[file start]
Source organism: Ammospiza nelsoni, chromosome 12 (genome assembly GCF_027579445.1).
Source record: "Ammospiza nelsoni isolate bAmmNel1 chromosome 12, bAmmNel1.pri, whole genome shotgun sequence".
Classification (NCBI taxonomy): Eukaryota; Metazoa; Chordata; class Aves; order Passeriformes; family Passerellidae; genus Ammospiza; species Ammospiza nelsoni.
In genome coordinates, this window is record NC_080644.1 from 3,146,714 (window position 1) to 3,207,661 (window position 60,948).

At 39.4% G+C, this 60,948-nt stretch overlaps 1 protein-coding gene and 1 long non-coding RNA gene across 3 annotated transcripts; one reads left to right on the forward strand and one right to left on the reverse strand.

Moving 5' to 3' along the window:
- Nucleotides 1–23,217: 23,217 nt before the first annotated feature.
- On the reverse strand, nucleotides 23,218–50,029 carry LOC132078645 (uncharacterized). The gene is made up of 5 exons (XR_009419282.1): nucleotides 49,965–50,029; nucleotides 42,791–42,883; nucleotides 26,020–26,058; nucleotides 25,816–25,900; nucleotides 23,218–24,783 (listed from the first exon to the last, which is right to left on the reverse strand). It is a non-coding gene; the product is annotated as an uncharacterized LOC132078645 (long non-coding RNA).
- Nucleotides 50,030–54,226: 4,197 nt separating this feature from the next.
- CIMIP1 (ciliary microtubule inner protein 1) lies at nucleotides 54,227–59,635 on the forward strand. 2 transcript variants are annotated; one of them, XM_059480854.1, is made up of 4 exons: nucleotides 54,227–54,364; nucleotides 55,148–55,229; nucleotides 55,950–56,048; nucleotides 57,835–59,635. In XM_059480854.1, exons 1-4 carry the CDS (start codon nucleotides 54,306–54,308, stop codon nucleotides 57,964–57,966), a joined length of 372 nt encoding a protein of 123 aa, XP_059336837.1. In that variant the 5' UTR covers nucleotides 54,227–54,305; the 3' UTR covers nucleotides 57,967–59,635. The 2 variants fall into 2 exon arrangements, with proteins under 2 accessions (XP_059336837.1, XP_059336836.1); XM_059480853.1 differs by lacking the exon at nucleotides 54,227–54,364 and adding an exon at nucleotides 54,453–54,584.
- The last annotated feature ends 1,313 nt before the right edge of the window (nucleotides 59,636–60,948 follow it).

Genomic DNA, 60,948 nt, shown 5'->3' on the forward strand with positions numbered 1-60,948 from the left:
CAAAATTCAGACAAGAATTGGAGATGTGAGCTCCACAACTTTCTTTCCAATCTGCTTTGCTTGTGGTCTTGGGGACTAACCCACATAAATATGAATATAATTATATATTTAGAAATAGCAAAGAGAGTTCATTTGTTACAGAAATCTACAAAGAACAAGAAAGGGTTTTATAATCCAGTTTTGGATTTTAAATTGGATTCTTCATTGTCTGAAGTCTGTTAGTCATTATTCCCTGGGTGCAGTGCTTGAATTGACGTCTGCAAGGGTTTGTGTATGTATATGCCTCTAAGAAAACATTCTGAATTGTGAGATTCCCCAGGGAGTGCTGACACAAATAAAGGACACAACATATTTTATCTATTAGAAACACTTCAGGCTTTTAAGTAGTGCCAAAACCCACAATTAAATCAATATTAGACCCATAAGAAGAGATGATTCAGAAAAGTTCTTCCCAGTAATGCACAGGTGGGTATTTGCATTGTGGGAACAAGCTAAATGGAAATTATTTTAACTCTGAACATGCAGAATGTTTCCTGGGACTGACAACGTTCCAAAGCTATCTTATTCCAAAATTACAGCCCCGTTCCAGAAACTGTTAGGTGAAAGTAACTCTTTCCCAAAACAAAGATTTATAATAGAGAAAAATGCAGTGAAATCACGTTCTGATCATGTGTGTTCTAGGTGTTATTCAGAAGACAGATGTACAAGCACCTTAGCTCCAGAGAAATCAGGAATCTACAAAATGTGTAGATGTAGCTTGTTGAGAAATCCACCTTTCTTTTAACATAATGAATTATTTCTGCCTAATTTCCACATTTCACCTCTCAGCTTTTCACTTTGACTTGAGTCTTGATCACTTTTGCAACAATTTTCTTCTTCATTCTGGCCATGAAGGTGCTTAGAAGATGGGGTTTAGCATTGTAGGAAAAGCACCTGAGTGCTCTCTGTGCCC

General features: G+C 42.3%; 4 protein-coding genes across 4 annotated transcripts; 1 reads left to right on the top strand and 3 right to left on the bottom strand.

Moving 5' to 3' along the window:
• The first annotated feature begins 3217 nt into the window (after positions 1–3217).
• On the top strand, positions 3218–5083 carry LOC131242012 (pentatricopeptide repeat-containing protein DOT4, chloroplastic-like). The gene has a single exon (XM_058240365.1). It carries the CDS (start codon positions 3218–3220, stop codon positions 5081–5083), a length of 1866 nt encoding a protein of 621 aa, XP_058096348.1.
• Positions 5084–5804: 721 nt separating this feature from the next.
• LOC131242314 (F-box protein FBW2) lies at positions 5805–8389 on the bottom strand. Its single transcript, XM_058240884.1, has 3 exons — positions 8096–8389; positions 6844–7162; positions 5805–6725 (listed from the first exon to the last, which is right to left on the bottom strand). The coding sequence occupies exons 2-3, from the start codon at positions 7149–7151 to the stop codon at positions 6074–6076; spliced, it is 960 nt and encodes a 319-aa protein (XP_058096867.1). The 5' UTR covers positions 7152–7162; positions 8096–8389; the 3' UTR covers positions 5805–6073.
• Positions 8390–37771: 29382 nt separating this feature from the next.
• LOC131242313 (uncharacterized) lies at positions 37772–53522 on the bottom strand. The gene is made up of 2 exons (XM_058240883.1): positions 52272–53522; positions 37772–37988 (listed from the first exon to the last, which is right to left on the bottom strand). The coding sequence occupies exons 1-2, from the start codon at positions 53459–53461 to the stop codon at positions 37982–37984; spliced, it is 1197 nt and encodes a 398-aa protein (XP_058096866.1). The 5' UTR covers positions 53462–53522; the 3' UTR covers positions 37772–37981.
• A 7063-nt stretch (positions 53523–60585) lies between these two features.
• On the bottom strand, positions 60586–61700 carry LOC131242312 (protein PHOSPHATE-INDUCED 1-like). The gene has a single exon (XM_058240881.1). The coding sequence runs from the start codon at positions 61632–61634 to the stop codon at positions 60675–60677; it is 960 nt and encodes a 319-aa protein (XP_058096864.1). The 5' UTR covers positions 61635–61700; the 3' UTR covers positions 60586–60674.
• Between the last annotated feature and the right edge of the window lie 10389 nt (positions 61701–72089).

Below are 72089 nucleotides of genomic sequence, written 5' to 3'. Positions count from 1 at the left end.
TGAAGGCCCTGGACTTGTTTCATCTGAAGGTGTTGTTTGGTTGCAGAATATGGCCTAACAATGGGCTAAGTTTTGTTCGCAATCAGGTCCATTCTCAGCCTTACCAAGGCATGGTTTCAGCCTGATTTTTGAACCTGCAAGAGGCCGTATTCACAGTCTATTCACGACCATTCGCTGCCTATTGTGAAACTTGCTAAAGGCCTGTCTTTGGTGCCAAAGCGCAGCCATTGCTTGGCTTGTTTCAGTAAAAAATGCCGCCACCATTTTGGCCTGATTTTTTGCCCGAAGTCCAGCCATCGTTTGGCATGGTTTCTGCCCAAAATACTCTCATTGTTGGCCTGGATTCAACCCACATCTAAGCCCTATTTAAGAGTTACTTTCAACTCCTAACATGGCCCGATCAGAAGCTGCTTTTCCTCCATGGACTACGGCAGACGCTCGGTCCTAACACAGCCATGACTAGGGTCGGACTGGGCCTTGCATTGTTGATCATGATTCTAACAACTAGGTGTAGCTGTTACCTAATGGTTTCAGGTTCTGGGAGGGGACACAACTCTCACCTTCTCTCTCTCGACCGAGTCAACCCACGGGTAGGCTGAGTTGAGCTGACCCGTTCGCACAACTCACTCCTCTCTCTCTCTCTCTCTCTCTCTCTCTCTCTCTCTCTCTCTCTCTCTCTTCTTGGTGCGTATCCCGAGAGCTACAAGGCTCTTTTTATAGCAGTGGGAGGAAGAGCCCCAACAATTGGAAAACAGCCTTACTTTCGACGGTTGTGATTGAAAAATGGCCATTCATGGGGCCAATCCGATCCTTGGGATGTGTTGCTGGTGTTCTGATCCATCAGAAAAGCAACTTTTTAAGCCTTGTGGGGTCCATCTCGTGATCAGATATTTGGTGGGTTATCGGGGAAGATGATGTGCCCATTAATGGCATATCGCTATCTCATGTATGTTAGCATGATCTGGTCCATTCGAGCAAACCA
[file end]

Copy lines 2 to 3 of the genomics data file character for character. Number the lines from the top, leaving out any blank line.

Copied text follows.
Source record: "Ammospiza nelsoni isolate bAmmNel1 chromosome 12, bAmmNel1.pri, whole genome shotgun sequence".
Classification (NCBI taxonomy): Eukaryota; Metazoa; Chordata; class Aves; order Passeriformes; family Passerellidae; genus Ammospiza; species Ammospiza nelsoni.